I’ve carried that prayer with me now for four years and found it resilient to the different themes and movements of life. I’ve used it as a beginning place of reflection when my day is not going well or when I feel a dissonance within my life; often I find that I’ve neglected one or two of these movements, not loving enough, missing what needed to be learned, or having arrived in a place of detachment and self-service.
The first experience I had of this sort of practice was really years and years ago when studying Eastern Orthodox Theology and I learned about the Jesus Prayer: “Jesus Christ, son of God, have mercy on me a sinner.” This is an ancient adaptation of a prayer Jesus himself shared in a parable about a two men who went to pray at the Temple, a religious leader and a despised tax collector. The Jesus Prayer is a breath prayer, a mantra and a litany. Here’s an exercise for you to try sometime… I will sometimes want to pray, but not really know where to start or how to begin. I’ll start with the Jesus Prayer and then slowly, as I repeat it, change the words to be prayers for specific change in me that I want to see around me, or for the needs of people I love, or just different expressions of praise for Christ, God or the Holy Spirit.
in Ignatius’ Spiritual Exercises, praying for a specific grace throughout a week or month is foundational to keeping focus and attention on what God is doing in my life and how the Spirit is speaking to me, and how to recognize the other voices and spirits in my life to ignore.
One last example, from our time here at St. John’s, and an example of adapting scripture into a daily prayer, is something Teresa and I did with our Sunday School class this past year. We wanted a binding theme throughout the year and began by choosing a passage of scripture to be our anthem. We chose Micah 6:8: He has told you, O mortal, what is good; and what does the Lord require of you but to do justice, and to love kindness, and to walk humbly with your God? This passage presents three main ideas: justice, kindness and humility. Justice, kindness and humility.
We spent time with our kids explaining what it means to be just, which is to be true, trustworthy, fair & honorable. We talked about kindness, being compassionate and good to the people around us. We spoke about humbly seeking to walk with God, to draw close to God and to follow God. We eventually comprised our weekly prayer for class and daily prayer for any day of the year: Help me be kind, help me be true, God I give myself to you. After using it a few times, it sticks and has meaning. Who doesn’t face an opportunity in any given day to be more kind, true in our words and actions, and more in tune with following God?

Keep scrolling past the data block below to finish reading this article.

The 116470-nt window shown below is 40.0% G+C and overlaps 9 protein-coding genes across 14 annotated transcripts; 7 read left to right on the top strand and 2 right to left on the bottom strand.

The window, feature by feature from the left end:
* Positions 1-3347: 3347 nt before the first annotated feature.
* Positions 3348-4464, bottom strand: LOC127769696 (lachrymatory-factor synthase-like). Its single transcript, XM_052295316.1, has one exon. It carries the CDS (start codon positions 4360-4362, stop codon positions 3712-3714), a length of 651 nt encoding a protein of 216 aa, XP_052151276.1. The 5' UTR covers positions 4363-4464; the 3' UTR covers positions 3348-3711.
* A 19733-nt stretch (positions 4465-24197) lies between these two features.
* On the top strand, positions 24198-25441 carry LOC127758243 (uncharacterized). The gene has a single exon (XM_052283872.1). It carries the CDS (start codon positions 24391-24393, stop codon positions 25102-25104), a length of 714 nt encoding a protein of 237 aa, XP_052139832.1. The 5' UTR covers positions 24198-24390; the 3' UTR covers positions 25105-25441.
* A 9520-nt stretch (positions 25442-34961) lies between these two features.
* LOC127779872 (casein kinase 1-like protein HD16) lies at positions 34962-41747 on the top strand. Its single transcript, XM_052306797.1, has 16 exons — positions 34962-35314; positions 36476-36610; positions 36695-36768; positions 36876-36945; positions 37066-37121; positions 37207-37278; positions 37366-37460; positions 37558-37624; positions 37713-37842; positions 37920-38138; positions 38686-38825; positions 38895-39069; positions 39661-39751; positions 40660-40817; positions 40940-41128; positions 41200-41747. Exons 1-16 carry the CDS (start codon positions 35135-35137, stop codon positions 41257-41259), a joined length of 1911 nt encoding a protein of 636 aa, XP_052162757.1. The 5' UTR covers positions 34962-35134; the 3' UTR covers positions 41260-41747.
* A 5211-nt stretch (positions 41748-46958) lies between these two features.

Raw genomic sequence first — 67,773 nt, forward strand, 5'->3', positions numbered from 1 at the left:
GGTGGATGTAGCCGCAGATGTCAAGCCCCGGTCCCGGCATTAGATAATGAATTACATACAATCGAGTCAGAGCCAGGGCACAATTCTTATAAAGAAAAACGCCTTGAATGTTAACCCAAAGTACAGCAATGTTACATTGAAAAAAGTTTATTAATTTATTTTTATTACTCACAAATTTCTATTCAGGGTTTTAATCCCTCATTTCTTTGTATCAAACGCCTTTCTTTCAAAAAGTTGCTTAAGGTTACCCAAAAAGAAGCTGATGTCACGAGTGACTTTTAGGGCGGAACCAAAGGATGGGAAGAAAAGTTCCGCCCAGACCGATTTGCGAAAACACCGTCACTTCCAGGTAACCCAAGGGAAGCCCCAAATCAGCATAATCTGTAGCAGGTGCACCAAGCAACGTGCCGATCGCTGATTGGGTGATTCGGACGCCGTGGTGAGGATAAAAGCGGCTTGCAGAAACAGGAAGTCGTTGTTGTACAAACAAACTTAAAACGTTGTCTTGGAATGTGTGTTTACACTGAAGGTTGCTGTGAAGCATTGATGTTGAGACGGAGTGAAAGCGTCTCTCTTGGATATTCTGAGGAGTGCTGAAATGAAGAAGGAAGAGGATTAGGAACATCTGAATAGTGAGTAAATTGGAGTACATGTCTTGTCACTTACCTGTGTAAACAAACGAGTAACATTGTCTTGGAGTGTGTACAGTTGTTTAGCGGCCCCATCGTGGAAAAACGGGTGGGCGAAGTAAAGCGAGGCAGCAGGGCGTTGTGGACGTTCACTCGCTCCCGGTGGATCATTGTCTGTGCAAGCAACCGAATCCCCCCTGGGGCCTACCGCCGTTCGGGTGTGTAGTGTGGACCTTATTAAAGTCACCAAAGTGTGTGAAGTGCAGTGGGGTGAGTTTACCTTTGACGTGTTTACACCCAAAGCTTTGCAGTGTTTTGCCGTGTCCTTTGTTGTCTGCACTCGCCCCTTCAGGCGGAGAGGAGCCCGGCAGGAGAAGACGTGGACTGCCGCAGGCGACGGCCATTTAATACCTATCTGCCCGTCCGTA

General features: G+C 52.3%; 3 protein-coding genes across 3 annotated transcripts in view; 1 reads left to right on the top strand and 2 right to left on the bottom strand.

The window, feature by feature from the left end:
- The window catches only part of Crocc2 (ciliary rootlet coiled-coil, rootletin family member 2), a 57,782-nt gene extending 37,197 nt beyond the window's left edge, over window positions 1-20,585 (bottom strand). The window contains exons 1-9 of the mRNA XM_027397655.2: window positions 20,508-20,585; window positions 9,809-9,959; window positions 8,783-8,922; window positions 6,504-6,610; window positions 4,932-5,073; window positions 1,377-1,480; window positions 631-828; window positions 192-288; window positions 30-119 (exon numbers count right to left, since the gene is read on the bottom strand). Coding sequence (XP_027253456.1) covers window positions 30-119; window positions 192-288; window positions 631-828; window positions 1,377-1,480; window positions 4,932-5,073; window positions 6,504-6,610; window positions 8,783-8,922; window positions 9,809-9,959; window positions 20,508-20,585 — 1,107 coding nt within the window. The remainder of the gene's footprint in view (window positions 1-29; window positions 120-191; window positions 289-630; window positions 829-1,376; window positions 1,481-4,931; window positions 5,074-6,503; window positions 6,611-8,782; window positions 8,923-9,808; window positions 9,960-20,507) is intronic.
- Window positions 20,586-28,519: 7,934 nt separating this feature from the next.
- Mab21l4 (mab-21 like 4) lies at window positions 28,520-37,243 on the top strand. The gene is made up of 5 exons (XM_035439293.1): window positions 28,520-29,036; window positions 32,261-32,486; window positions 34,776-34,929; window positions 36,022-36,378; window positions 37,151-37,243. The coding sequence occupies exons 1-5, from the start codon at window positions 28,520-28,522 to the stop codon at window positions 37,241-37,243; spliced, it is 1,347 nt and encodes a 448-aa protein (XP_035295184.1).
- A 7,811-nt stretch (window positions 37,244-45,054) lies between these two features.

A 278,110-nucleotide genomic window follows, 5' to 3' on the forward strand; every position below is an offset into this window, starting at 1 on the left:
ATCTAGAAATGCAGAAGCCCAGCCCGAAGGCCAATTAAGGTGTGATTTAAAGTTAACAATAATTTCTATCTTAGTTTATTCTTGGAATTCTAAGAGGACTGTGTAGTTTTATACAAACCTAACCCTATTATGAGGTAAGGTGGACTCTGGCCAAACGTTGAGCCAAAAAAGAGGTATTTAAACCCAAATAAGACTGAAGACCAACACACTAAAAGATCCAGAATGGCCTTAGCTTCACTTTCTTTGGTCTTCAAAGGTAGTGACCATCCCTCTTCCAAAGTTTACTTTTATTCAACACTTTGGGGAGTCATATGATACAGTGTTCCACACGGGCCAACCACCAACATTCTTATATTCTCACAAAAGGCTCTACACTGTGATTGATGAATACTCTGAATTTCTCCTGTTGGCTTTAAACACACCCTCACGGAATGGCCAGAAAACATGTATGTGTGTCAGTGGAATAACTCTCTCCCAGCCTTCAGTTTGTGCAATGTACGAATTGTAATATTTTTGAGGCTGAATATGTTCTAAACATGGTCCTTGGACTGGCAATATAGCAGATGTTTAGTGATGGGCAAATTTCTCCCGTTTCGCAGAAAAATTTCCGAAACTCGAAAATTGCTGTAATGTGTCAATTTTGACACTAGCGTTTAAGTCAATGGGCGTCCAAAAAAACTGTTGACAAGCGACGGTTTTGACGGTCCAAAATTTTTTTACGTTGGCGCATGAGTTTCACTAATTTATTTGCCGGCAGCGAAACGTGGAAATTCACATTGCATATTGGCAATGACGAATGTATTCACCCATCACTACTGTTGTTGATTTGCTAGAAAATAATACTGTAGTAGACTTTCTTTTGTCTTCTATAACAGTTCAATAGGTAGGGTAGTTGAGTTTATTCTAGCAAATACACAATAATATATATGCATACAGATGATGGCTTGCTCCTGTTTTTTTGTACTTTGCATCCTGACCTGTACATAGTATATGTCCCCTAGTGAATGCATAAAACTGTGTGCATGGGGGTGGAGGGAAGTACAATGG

Prayers like these have a way of changing us. They keep us focused and they help us hold up certain truths as a compass for our faith, our emotional well being and our daily walk. As a mantra or a litany I often use my prayer Let me love Let me learn Let me serve reciting in over and over on my drive to work as way of storing up the energy and reserve of intention for my day. This way no matter what comes why way, no matter how people find me or I find them, no matter the moment, my choice has been made to love, to learn and to serve. As I go through my day I draw on that reserve of God’s will and my intention.
This is similar to what Paul is doing in the passage from Romans 8. He knows that some days and some seasons of life can be tough. He knows that we struggle and we experience pain. He himself struggles and faces hurt of many kinds. He also has learned that these daily hurts do not mean that God loves us less, but God’s love is steadfast even in the hardest of days. So he speaks it: God’s love and our lives are inseparable. Bad days don’t mean that God loves us less. God’s love and our lives are inseparable. It’s good to hear this and sit with it before the worst days roll around, so that when they do we have a starting place to deal with those painful times. This is what daily prayers can do for us, helping shape us for the best and worst of life, strength when needed, extra joy when happy and wisdom when pressed.
What’s your prayer? I invite you this week to make an exercise of distilling down a favorite or a meaningful passage into an expression of prayer. Or maybe not a passage, but an expression of the great themes of your faith as you understand them. It doesn’t have to rhyme. You could take something from the end of Romans 8. You could use Micah 6:8. Maybe use the way that Jesus sums up the Law in Matthew 22: ‘You shall love the Lord your God with all your heart, and with all your soul, and with all your mind… and ‘You shall love your neighbor as yourself.’
To help you do this, if I can, I’ve put some resources on my personal blog, and I invite you check them out. First, I’ve prepared a short one-week guide for daily prayer and reflection modeled after the Spiritual Exercises of Ignatius. That includes a sheet for each day which gives a grace to pray for, a passage to read, and prompts for reflection and prayer. This is best done shared with a spiritual friend, so I invite you to try it out and share the experience with someone else. You’re invited and welcome to bounce reflections and things off me as you pray and reflect through the week. My contact information is in the document. Secondly, there’s a little one page guide on making a personal daily prayer that includes the ones we’ve mentioned today and some helpful tips on making your own. This is all at toddthomas.net, and I invite you to share some of the journey with me and with one another.
I’m no Saint as Ignatius was in his life. I’m not an author like Dean Koontz. I don’t see dead people like Odd Thomas. I’m not even a rough and tumble cool 90 year old gambler like Odd’s Granny Sugars. But I am on this same road with Micah and those Roman believers, as are you. We are each set on a path of life, which is a path of will. It’s a path of choices, intentions and experiences. Our prayers are strength for that walk. Our prayers prepare us for the choices, the forks and turns we will take.
May God bless your path in the coming week. May we all in new and fresh ways, love the world and it’s people around us, learn something which we didn’t know or understand last week, and may our loving and knowing the world lead us to serve it’s needs with greater joy. Amen.